Graphs are constructed to help us understand the data.
After producing a graph for one quantitative variable, then,
we need to summarise what we learn.
For one *quantitative variable*,
describe:

*Average*: What is an “average” or typical value?*Variation*: How much variation is present in the bulk of the data?*Shape*: How are the values distributed? That is, are most of the values smaller values, or larger values, or about even distributed between smaller and larger values?*Outliers*(observations unusually large or small) or unusual features: Are there any unusual observations, or anything else of interest?

Describing the *shape* can be tricky,
but terminology may help:

- Skewed
*right*: the bulk of the data is smaller, but there are some larger values (to the*right*). - Skewed
*left*: the bulk of the data is larger, but there are some smaller values (to the*left*). - Symmetric data (and perhaps bell-shaped): There are approximately equal numbers of values that are smaller and larger.
- Bimodal data: There are two peaks in the distribution.

Typical shapes are shown in the carousel below (click the left and right arrows to move through the example plots). Sometimes, no suitable short descriptions is suitable.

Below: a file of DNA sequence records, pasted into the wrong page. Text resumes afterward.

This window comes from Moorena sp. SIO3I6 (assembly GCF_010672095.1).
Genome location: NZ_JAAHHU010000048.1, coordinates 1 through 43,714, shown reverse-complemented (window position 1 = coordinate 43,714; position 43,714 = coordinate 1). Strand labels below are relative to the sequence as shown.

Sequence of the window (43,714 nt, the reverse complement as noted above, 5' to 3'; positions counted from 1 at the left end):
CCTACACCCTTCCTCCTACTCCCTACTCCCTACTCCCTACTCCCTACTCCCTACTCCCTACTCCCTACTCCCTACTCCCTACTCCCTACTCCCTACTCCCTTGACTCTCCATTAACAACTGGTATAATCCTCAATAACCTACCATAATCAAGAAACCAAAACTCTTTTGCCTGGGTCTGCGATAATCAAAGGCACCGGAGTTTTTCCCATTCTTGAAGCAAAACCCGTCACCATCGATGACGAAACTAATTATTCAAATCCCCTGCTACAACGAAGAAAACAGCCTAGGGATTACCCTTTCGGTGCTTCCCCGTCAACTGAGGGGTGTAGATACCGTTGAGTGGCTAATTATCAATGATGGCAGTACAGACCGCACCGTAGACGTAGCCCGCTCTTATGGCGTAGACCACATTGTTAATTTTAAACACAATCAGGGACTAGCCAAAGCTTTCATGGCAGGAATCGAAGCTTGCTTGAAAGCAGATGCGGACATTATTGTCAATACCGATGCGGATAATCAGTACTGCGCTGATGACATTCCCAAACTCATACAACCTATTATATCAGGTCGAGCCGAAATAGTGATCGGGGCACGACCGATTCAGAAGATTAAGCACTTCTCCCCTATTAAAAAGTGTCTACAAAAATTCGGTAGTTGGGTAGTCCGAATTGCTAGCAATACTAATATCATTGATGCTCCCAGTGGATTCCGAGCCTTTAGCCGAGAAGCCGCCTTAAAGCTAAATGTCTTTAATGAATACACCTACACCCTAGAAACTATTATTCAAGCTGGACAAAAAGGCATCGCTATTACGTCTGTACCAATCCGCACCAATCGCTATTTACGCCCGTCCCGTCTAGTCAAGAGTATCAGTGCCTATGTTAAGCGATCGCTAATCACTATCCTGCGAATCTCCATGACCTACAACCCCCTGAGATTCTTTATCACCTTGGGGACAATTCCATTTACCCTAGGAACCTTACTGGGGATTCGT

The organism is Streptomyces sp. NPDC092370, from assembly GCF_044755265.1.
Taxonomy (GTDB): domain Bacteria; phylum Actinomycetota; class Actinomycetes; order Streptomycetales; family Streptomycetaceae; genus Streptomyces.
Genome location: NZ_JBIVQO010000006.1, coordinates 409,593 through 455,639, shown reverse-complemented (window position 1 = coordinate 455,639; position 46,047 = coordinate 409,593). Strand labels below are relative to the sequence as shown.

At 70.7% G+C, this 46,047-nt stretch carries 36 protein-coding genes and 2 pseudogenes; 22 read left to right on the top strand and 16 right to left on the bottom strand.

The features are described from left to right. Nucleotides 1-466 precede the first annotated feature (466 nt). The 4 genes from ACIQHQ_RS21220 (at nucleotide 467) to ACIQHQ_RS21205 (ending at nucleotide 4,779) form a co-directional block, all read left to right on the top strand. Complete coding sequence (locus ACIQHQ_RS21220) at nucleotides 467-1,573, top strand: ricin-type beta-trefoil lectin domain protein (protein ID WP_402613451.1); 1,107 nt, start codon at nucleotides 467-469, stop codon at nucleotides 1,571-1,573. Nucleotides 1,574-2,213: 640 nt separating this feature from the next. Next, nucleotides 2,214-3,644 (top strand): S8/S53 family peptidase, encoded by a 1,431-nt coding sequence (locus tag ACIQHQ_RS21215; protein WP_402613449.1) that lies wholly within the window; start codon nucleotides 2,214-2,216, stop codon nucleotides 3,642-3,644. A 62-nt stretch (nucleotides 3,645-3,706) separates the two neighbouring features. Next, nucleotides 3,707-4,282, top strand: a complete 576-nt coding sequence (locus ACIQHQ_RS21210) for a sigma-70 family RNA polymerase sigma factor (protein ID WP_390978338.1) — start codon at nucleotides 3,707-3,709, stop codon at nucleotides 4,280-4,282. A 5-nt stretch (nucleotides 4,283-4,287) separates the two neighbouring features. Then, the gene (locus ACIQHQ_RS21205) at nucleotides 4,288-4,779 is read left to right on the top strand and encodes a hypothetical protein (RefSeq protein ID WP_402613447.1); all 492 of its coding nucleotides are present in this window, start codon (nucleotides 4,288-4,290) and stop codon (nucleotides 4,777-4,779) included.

**Example 12.6 (Bimodal data) **The *Old Faithful* geyser in Yellowstone National Park (USA)
erupts regularly
(Härdle and others 1991).

**Example 12.7 (Describing quantitative data) **For the baby-weight data displayed in,
for example,
Fig. 12.4:

- The
*average*weight is somewhere between 2.5 to 3 kilograms. - The
*variation*in weights is between 1.5 and 4.5 kilograms approximately. - The
*shape*is slightly skewed to the left. That is, occasional small birth weights appear (probably premature babies). - There doesn’t appear to be any outliers or anything unusual.

**Think 12.1 (Histograms)**Describe the histogram in Example 12.5, the brain freeze durations.

*Average*: Hard to be sure… maybe between 10 or 15. (More observations appear at the smaller values (as the bars are higher).)

*Variation*: From about 0 to about 40.

*Shape*: Slightly skewed right.

*Outliers*: No outliers or unusual observations. The observation between 35 and 40

*may*be an outlier. I suspect it is

*not*an outlier, as a larger sample may very well have observations between 30 and 35. Of course, I could be wrong.

### References

Technically, the

*area*of the box is proportional to the number of observations. Since we only consider histograms where the bars are all the same width, this is equivalent.↩︎